Greg Freiherr, Industry Consultant
Greg Freiherr, Industry Consultant

Greg Freiherr has reported on developments in radiology since 1983. He runs the consulting service, The Freiherr Group.

Blog | Greg Freiherr, Industry Consultant | Radiology Imaging| October 05, 2016

When Will the Greatest Trend In Radiology Happen?

silos

Image courtesy of Pixabay

Ever knock down a silo? You have to be quick. And lucky. Very … very … lucky.

Maybe that’s why there are so many silos. Outdated. Counterproductive. Standing tall. In science. In business. In personal relationships (exemplified by Facebook pages and the “friends” who traffic them). And in medicine.

Silos are rooted in our need for the familiar. They nurture what supports us; pare the world into chunks we can understand. In short, silos help us make sense of the world; to work and play efficiently, effectively and happily.

But there is a downside to silos. They lock brilliant minds into unconnected towers, limiting the effect of medical advances; hamstringing practitioners; restraining patient care.

For the brilliance of healthcare’s best minds to be leveraged for the welfare of patients, silos must come down. With promises of newfound collaborations and synergies among medical disciplines, enterprise imaging is leading the charge. A better world will come, say its advocates, with the unfettered transmission of images across the landscape of modern medicine.

But enterprise imaging today is like a race car furiously burning rubber but going nowhere fast. There are challenges to transmitting images across and beyond the enterprise, just as there are challenges to receiving and displaying these images. But the real problem comes in when practitioners try to use those images.

Physicians in medical disciplines follow specific rules — workflows — that define their everyday activities. Often, these images don’t fit those workflows. The biggest challenge, therefore, isn’t technological. It’s cultural. Consequently, the only way to get rid of silos may be to change the culture that led to their development.

Radiology, you might argue, is perfect for that. It can provide the means for transcending cultural differences through images that will lead to a more complete understanding of the patient. Radiologists can join the care team, providing insights that improve patient management.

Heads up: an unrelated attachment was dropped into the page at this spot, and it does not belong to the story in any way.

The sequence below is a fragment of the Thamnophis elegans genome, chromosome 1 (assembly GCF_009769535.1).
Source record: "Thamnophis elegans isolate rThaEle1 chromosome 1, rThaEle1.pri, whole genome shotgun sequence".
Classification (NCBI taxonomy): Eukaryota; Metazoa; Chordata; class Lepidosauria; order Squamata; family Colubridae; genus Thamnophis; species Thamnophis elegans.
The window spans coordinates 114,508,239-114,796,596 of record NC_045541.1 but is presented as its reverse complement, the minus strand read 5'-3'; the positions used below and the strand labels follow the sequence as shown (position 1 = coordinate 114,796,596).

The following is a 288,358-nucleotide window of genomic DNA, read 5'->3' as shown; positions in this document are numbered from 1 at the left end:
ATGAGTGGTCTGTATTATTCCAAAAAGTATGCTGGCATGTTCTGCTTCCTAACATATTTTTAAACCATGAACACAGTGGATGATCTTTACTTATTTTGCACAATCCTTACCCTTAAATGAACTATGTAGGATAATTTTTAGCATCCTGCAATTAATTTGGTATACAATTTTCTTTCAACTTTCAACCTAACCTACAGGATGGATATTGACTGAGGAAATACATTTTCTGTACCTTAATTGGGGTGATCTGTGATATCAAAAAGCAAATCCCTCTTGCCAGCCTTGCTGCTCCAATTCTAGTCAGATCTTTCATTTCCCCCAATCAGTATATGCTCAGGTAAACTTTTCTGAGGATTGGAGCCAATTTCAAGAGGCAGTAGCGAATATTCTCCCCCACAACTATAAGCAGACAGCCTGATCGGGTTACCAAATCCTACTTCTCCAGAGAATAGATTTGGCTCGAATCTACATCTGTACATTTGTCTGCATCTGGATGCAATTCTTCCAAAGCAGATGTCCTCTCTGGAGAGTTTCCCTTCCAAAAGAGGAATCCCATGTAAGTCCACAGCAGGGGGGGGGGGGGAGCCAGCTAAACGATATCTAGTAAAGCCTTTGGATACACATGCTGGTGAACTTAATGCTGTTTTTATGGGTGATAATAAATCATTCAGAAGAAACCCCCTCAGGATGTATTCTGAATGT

Unfortunately, radiology must deal with its own silos, modality-specific silos, ones that encapsulate MRI, CT, molecular Imaging, radiography and RF. Further complicating matters are miniature versions of these silos that have risen in medical disciplines outside radiology. These have come with access to imaging technologies — for example, ultrasound to OB/GYNs; angiography to vascular surgeons; cardiac cath to cardiologists; PET to oncologists. 

Decades ago, in the eighties, imaging leaders flirted with the idea of MRI as a one-stop shop. It was envisioned as the means for plumbing the central nervous system; musculoskeletal system; heart, liver, prostate, even lungs. But that idea didn’t pan out. Despite remarkable advances in cardiac MR, for example, cardiac cath is still going strong. So is echo. And nuclear cardiology.

The use of imaging technologies fuel practitioners outside radiology, helping them answer questions that improve the care of patients. But the use of those technologies also create workflows specific to their use, walling these physicians off from their colleagues.

And the availability of imaging technologies is expanding. CT is being used to evaluate cardiac patients; low-cost, specialty-purpose point-of-care ultrasound is being used throughout medical facilities.

You might argue that enterprise imaging and the addition of radiologists to patient care teams will undercut this. Value medicine is coming. And it is all about optimizing the use of resources. Silos add cost and gobble time and effort. Yet the vision of value medicine, sledgehammer in hands, smashing silos to the ground is anything but certain.